Dr M: Yardstick for success not GDP but the people's pockets

Modified 9 May 2019, 9:32 am

Dr Mahathir Mohamad, known for his penchant for mega-projects which included the KL Tower and Petronas Twin Towers during his first tenure as prime minister, today said the measure of economic success must go beyond such things.

Delivering a special address in conjunction with Pakatan Harapan's first anniversary in power, Mahathir, who also introduced the "Vision 2020" concept which pivoted to the "Shared Prosperity 2030" policy, acknowledged that economic success boiled down to the people's pockets.

"The New Economic Model (under former prime minister Najib Abdul Razak) measured success based on the abolition of poverty and control of equity in the country.

"In this post-modern era, the measure of development and prosperity has become more complex. Therefore, shared prosperity should not be measured solely based on the gross domestic product (GDP) which does not give much meaning to the common people.

"Shared prosperity has to be measured by what the people own as a whole in terms of salary, household income, ownership of financial and physical assets, savings, participation in the supply chain, the value of divide between urban and rura,l as well as other components that can determine prosperity has been shared by all in a fair and just manner," he said.

Mahathir who led BN for 22 years when he was the country's fourth prime minister, introduced the concept of "Vision 2020" in 1991 which sought to make Malaysia a developed country by 2020.

As a developed nation is usually measured by its GDP, Mahathir's successors had focussed on making Malaysia a high-income nation.

Mahathir returned as the seventh prime minister after leading Pakatan Harapan and ousting his former coalition BN which he had accused of grand corruption.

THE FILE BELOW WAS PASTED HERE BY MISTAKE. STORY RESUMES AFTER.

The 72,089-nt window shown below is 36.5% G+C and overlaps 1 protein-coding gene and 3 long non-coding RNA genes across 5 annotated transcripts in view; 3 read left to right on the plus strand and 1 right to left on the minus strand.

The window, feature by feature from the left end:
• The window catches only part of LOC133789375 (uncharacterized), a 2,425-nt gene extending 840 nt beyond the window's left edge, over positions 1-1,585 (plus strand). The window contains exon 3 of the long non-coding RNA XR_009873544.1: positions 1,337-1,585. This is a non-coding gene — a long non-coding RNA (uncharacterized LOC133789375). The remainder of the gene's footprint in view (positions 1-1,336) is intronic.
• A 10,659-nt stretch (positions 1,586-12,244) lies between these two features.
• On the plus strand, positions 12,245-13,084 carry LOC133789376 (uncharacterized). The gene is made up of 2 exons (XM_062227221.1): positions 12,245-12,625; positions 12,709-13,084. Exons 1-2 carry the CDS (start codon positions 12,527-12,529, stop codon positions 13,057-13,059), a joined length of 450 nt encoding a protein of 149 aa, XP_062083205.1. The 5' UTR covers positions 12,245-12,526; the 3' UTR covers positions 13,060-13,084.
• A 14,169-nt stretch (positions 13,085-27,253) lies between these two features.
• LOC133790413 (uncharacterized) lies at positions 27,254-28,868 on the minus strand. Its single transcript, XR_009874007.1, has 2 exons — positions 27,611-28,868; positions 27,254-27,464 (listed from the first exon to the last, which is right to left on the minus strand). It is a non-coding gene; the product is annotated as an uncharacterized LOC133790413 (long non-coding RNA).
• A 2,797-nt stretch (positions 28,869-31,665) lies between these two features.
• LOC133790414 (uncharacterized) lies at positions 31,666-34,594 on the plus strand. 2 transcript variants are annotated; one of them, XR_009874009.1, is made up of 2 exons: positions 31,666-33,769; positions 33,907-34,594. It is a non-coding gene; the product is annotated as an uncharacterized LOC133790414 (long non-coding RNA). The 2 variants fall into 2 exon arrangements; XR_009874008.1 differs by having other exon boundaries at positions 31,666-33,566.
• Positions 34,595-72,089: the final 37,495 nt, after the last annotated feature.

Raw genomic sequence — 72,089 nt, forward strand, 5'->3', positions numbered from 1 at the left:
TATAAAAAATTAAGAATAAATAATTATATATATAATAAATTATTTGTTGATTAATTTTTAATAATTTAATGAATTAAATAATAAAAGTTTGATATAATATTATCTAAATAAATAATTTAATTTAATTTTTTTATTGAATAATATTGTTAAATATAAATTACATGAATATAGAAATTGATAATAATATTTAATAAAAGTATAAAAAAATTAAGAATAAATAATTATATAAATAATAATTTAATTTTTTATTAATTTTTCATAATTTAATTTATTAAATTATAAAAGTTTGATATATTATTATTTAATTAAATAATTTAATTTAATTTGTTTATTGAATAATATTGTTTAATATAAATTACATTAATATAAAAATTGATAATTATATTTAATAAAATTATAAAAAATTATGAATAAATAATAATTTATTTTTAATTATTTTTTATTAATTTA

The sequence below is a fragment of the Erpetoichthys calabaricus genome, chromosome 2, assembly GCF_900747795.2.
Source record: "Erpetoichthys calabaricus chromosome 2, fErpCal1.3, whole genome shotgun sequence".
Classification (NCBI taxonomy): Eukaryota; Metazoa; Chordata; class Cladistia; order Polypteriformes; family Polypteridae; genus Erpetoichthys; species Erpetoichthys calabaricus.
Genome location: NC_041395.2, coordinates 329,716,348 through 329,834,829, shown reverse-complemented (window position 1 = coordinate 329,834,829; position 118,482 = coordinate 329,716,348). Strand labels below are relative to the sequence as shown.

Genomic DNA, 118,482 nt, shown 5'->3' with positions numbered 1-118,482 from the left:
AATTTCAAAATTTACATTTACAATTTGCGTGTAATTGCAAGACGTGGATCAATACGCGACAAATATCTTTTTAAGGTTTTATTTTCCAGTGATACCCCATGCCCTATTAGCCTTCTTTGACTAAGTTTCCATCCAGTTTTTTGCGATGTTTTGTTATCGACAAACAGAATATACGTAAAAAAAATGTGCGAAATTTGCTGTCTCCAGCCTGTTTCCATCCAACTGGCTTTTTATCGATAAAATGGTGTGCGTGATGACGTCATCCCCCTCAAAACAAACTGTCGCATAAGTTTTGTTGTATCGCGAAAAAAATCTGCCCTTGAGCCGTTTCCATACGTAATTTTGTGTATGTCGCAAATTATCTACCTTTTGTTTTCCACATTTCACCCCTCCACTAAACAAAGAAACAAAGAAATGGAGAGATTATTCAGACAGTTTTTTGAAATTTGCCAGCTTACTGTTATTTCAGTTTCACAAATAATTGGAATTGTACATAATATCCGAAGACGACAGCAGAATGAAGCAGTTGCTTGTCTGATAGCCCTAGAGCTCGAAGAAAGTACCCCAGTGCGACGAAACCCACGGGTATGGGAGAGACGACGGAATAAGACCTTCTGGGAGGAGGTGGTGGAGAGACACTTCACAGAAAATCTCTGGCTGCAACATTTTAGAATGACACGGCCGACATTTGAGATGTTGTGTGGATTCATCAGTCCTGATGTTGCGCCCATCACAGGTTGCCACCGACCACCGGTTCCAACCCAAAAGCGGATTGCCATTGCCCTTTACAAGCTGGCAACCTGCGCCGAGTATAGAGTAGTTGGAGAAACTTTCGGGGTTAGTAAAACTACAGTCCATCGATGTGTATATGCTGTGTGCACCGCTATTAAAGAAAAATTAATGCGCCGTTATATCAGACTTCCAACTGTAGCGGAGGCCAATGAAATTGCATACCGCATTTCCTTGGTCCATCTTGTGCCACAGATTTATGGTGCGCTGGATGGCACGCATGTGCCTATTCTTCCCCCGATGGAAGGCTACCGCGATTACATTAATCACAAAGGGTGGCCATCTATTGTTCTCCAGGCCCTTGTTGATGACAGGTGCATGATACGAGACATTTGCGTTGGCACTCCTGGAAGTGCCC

"High income does not mean luxury. The reality is even though GDP and revenue increase, the country's wealth is not felt by the people because high income with an unchanged productivity level leads to an increase in the cost of goods, services and cost of living.

"High income alone won't increase our purchasing power," he said.

Mahathir said the economic model for the past decade had focussed on mega- projects that increased the country's debt, as well as the creation of jobs that were largely low-skilled, with 70 percent falling into that category.

He added that equity control had also shifted towards foreign ownership, while economic development was only focussed on a few key cities.

"This was made worse with a plunge in integrity and spike in corruption as people followed the example of their past leaders. As a result, the government's delivery to the people was ineffective and insincere, leading to widespread leakages and abuses.

"The past leaders also used the 'bumiputera" name for personal interest and wealth," he said.

Charting Harapan's future economic direction, Mahathir explained what he meant by "shared prosperity".

"'Shared Prosperity' is the effort to ensure Malaysia continuously develops in a sustainable manner with equitable growth at every level of the supply chain and across class, race and geography so that it can create harmony and stability among the people by 2030," he said.

Mahathir said he wanted to see a people who did not have suspicions against one another and celebrated their differences.

"The objective of Shared Prosperity is to ensure a decent standard of living for all Malaysians," he said, stressing a needs-based approach to the economy.

Among the objectives he said, was to address the wealth gap between the classes, races, regions and supply chain and to introduce an economic model that was more structured, progressive, high-value and knowledge-based.

He said it also sought to make Malaysia a key economic centre in Asia.

To this end, Mahathir outlined seven key core approaches which among others included reforming the country's labour market.

"The process to improve the capability and skills of Malaysian workers requires radical changes to ensure that we can produce a more productive workforce that can earn a high income.

"Programmes provided by the government to upgrade capabilities and skills will be holistically reviewed to produce a workforce that is competitive, productive and relevant to the industries and global demands of today and the future," he said.

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